AT&T apparently asked Research In Motion in 2010 to kindly build a competitor to the iPhone, according to a report from The Wall Street Journal. The dirty deed took place while Apple’s iPhone was still exclusively available on AT&T in the United States.
“We work with all device makers to bring the best products to market for our customers,” AT&T said in a statement. RIM added that the goal was simply to create “a differentiated, unique BlackBerry experience for AT&T customers.” That sounds great from a PR standpoint, but the real motive was AT&T’s fear that the iPhone would make Apple far too powerful in the mobile industry. Since RIM was king of this territory before the iPhone in 2007, it made for a good fighting partner. The carrier and the vendor worked on what would later become the BlackBerry Torch. Verizon, too, was fearful about the iPhone for other reasons and worked with RIM earlier to create the BlackBerry Storm.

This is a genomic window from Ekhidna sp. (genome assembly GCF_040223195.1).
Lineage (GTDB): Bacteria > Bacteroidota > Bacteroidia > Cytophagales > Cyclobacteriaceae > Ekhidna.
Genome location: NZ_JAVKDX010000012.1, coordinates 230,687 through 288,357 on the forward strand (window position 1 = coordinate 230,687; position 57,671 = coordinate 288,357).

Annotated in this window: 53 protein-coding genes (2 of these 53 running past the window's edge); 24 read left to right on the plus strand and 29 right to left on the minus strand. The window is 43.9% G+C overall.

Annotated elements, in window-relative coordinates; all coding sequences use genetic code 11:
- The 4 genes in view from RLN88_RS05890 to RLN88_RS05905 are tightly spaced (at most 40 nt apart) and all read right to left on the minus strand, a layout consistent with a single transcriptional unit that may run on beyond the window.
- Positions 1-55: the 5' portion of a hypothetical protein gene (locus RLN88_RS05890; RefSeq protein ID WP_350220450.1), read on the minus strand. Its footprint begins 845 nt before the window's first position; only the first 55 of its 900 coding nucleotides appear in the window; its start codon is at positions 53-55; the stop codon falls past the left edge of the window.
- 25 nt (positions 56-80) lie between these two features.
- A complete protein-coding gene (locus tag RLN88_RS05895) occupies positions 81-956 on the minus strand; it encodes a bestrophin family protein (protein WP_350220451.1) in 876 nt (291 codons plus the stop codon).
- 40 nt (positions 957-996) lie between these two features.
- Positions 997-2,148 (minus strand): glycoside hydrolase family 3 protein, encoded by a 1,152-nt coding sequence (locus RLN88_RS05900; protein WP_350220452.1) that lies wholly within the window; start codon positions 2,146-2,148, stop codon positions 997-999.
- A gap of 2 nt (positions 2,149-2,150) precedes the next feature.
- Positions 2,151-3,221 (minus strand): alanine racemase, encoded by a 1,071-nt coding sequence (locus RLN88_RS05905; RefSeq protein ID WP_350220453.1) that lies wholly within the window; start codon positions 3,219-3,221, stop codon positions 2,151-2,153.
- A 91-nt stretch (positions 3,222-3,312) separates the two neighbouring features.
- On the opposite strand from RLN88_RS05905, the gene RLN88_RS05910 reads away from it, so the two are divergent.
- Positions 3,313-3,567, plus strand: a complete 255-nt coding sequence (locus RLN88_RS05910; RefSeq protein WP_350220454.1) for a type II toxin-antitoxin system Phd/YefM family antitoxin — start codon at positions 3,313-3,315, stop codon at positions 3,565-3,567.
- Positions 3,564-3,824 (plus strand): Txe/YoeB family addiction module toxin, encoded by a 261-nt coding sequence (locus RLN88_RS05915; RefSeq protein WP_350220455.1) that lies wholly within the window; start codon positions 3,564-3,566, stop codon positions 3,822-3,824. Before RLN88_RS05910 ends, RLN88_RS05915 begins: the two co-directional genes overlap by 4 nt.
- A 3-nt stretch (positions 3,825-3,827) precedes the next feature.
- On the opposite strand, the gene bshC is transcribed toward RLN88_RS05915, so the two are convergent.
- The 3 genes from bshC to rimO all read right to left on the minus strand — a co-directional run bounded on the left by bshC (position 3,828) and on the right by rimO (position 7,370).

Neither even came close to killing the iPhone. If anything, they set RIM back even further. Let’s fast forward to today.
Apple is the richest company on the face of the planet and the iPhone is the best-selling handset on the market. RIM just announced yesterday a lot of wacky numbers for last quarter that basically suggest an imminent doom: a net loss of $518 million, 5,000 jobs slashed, a forecast of only 7.8 million shipments this quarter, and a delay on BlackBerry 10 until 2013. Analysts have since laid out the company’s burial plot.
The carriers weren’t exactly left in the dark in their attempts to limit Apple’s power. Android has been doing pretty well and poses a threat that the BlackBerry was never able to. In the end, AT&T might have had the right idea, but the wrong partner.
Adept for socially connected consumers and packed with the tools business customers love, the new handset is the world's first smartphone to combine a BlackBerry keyboard with a full touch screen experience.… Read More »